Why don’t we use delegation more? The reasons I often hear are:
- “I tried it, and it didn’t work…”
- “It takes longer to delegate than to just do it myself…”
- “They just don’t listen so they do it the wrong way…”
- “If I want something doing, I’m better off doing it myself…”
…and so on. The good news is that delegation is quite straightforward and effective if you understand that it’s all about a process and developing trust. Yes, it takes time, but the time invested will pay you back many times over and you’ll develop a great team too.
Stage 1: Do this task, this way, and show me before you issue it
Stage 2: Here’s the task, tell me your recommendation, do it, show me afterwards
Stage 3: Here’s the objective, work out the best way to do it, tell me when it’s done
Stage 4: When you see an issue, deal with it as you think best, report routinely
The four Delegation stages in detail
At stage 1 you have no confidence that the person you’re going to delegate to understands the task or knows how you’d want it done, so you need to be very prescriptive. You explain the task and say how it should be done, and ask to see the finished result before it’s implemented. If the result at the end of a stage 1 delegation is how you want it, and you’re confident they can do it again, you’re ready to move to stage 2. But until then you’re going to continue being very prescriptive and leaving very little room for error, and you’ll catch any errors before they really matter.
At Stage 2 you’re checking that they will go and do the task the way you want it done. “The task is this… what are the steps you would go through to complete this task?”. If they confidently get it right, they’ve learnt, so demonstrate some trust and let them go and do it and show you after it’s completed. And say that if they feel unsure, come and ask for guidance. But if they keep coming back, tell them you really want them to achieve this without checking and get them to have a go. It’s important to build their confidence.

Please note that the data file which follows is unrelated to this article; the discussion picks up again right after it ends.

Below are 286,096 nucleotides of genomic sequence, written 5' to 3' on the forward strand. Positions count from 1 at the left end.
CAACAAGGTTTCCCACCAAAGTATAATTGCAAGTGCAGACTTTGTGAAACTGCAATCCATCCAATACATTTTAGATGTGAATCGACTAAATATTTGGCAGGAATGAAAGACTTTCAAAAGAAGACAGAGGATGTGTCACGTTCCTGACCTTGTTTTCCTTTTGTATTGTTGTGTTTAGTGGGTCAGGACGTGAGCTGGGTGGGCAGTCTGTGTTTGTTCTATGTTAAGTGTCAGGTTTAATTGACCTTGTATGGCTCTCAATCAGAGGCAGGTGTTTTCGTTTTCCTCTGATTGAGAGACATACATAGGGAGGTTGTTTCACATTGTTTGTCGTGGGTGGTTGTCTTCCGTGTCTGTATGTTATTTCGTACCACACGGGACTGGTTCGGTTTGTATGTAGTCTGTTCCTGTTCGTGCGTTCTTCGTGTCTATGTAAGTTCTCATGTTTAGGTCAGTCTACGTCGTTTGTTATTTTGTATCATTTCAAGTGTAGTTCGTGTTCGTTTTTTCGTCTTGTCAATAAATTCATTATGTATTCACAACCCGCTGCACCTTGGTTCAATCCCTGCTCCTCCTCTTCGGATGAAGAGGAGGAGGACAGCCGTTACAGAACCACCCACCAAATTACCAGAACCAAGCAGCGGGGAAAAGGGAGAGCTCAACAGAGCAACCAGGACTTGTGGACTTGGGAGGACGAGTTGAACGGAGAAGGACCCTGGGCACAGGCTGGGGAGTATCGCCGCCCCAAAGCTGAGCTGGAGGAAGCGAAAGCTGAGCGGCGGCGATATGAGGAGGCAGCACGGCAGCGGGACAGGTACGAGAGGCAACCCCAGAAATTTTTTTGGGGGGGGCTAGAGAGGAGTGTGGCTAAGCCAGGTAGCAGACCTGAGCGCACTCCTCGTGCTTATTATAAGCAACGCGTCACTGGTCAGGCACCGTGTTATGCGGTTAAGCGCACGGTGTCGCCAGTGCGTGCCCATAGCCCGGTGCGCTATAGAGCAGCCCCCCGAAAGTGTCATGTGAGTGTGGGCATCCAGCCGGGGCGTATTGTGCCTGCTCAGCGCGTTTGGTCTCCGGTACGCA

At stage 3 you hand over an objective (the outcome you want, which might entail several smaller tasks) and ask them to work out how best to achieve it and tell you when it’s done. Again, encourage them initially to seek further guidance if they feel unsure of what you’d want. When they consistently do things the way you want several times, tell them clearly that you’re confident you’re doing things the way you want (well done!) and they’re ready for the final stage.
Stage 4 is where you stand back and watch things happen, stepping in only if the situation changes, or if you see problems occurring. Only step back to stage 3 if you really need to. If you follow the process, you WILL reach stage 4 with most people. Never take back a task once delegated! Unless, that is, you want to forever do all the work for the staff you’re paying! Yes, mistakes will sometimes happen! When they do, it’s probably because you failed to describe the task sufficiently well, or failed to mention something about how you like it done. Or maybe you tried to jump past one or more steps – don’t.
Delegation is the key to your business running efficiently. Start working toward Stage 4 today!